Q: Can it then be assumed that these aggressive investigative measures were not used with respect to Dr. Ivins prior to 2007?

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6. By the fall of 2007, agents and prosecutors concluded that they had exhausted the results that could be obtained from using covert investigative tools. Increasingly persuaded that Dr. Ivins was involved in the anthrax attacks, agents obtained search warrants for his residence in Frederick, Maryland, his cars, and his office at USAMRIID, mindful that this would confirm for Dr. Ivins that he was a subject of the investigation.

Q: What specific information led investigators to become “increasingly persuaded” that Dr. Ivins was involved in the anthrax attacks?

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7. Searches of his trash and e-mail accounts in the spring of 2008 produced additional evidence linking Dr. Ivins to the anthrax letters.

Q: What was this “additional evidence?” Has it all been released?

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8. On July 12, 2008, Task Force agents again searched the Ivins residence, based on new evidence that he had made specific threats in a group therapy session on July 9, 2008. During the search of his residence they recovered a bullet-proof vest, together with a homemade reinforced body armor plate, hundreds of rounds of ammunition, and smokeless handgun powder.

Q: What relevance do comments made in 2008 have to an action allegedly taken in 2001? What exactly did Dr. Ivins say and why does the FBI think there was a connection to the anthrax attacks? What does the FBI see as the connection  between the items found at Dr. Ivins’ house in 2008 and the anthrax attacks of 2001? Did Dr. Ivins have those items in his possession in 2001?

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9. Dr. Ivins was among the very few anthrax researchers nationwide with the knowledge and ability to create the highly purified spores used in the mailings.

Q: Has the FBI considered the statements of other scientists that Dr. Ivins did not in fact have such knowledge and ability, nor the equipment? What basis does the FBI have to discount such statements by respected scientists?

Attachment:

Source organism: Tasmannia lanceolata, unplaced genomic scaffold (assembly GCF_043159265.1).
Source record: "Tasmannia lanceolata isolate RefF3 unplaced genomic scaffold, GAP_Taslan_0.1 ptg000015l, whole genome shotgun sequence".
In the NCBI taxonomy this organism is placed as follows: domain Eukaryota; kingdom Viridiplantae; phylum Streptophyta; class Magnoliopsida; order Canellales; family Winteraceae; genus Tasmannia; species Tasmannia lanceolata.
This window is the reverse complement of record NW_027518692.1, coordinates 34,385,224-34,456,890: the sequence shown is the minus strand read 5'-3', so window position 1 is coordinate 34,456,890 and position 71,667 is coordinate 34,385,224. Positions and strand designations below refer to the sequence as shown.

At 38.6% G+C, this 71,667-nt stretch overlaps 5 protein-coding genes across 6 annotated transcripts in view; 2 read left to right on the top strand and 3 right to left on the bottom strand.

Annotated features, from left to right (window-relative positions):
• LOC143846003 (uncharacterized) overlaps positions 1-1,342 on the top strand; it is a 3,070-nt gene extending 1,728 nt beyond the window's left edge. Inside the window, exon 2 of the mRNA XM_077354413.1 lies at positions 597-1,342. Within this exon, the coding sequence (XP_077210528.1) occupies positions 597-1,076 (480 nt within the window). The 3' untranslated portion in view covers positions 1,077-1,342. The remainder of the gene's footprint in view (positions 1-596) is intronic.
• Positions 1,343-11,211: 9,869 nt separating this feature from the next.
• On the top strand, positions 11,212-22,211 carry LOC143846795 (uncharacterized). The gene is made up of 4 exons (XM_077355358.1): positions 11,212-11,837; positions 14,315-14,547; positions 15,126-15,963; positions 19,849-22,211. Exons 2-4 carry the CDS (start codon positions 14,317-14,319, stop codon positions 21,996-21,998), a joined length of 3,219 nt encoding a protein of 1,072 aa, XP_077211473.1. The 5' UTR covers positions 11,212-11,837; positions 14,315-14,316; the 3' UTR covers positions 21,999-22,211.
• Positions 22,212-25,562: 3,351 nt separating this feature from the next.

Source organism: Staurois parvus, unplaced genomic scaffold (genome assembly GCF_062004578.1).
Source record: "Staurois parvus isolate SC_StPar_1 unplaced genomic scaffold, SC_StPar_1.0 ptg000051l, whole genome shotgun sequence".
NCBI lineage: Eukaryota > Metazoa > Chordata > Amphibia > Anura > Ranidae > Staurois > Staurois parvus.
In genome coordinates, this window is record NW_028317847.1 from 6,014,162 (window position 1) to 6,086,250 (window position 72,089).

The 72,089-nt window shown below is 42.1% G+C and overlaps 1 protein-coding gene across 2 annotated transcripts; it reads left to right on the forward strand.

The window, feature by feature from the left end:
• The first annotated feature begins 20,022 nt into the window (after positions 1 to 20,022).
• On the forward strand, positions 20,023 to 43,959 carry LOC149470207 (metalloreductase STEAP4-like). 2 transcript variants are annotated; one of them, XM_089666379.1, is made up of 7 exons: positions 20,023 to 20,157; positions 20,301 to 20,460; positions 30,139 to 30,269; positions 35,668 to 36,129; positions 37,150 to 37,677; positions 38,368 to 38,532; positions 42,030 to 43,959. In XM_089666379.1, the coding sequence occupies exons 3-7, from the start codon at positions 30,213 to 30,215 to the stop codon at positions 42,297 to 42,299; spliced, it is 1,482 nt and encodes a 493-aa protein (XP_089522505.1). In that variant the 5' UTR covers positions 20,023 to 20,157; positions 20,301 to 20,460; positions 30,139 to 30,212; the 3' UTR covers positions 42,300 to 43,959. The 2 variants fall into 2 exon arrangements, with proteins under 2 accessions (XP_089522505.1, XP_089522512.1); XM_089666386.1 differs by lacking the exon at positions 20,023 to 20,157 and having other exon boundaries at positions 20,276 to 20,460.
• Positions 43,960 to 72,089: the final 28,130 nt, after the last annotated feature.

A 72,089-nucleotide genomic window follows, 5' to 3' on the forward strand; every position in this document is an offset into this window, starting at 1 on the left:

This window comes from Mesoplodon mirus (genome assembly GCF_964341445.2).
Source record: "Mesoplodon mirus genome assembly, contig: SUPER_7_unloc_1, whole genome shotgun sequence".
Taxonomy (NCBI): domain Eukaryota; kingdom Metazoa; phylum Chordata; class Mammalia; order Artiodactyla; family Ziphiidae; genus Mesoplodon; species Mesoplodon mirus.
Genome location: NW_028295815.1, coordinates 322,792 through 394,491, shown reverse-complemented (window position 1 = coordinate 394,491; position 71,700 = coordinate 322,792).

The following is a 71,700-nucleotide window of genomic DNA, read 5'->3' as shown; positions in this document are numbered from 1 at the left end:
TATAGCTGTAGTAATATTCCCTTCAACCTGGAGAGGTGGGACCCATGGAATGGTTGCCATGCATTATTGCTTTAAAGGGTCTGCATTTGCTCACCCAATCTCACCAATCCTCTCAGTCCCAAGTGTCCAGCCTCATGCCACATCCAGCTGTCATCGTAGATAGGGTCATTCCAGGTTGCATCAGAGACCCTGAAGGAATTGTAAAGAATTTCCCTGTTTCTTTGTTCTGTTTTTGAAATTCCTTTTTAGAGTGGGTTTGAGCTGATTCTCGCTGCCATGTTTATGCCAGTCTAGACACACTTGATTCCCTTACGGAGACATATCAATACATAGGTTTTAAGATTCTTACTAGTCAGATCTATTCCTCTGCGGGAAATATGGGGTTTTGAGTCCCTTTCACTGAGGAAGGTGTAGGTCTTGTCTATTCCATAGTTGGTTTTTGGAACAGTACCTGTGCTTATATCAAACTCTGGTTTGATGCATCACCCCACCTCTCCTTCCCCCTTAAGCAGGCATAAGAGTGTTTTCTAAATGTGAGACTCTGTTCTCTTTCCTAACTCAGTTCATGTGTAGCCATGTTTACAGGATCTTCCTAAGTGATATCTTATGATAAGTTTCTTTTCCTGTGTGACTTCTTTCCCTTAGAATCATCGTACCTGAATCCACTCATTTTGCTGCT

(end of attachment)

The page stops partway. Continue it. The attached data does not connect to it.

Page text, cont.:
Bugmaster comments … BULLSHIT! I have reviewed two published papers by Ivins where he gives the protocol used to create material of such purity. If I had access to the Ames strain and the contrast agent used in the purification process, I could do it too!

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10. Motive. According to his e-mails and statements to friends, in the months leading up to the anthrax attacks in the fall of 2001, Dr. Ivins was under intense personal and professional pressure. The anthrax vaccine program to which he had devoted his entire career of more than 20 years was failing. The anthrax vaccines were receiving criticism in several scientific circles, because of both potency problems and allegations that the anthrax vaccine contributed to Gulf War Syndrome. Short of some major breakthrough or intervention, he feared that the vaccine research program was going to be discontinued. Following the anthrax attacks, however, his program was suddenly rejuvenated.

Q: Regardless of the status of the vaccine research program, does the FBI have any evidence to indicate that Dr. Ivins had any reason to to fear that his livelihood was in jeopardy? Is the FBI aware that all research programs, and particularly all vaccine research programs, are speculative in nature and prone to failure? In fact, many if not most such programs do fail, and Dr. Ivins surely knew this.

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11. In the month before his suicide, his homicidal tendencies became more pronounced, as he posted violent messages on the Internet regarding a reality TV star and made death threats during a group therapy session.

Q: How is Dr. Ivins behavior in 2008, even if accurately reported, relevant to his alleged actions in 2001. Is the FBI insidiously implying that the actions of a man driven almost to suicide in 2008 has anything to do with what he might have been thinking in 2001? By 2008, he had been subjected to the intense pressure of the FBI (described in this summary);  did the FBI ever consider the potential impact of such pressure on a person who they knew to be quite fragile?

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12. Scientific analysis by the USPIS, FBI, and United States Secret Service (“USSS”) revealed that the envelopes used in the attacks were part of a batch distributed in bulk to post offices in Maryland and Virginia, and envelopes from this same batch were sold at post offices in Frederick, Maryland, and surrounding communities.

Q: How many such envelopes were sold, near Frederick and elsewhere, in 2001 and before? Does the FBI have any evidence that Dr. Ivins actually purchased such envelopes? Did the FBI ascertain if any of the other 350 + persons with access to RMR-1029 anthrax also had access to these envelopes?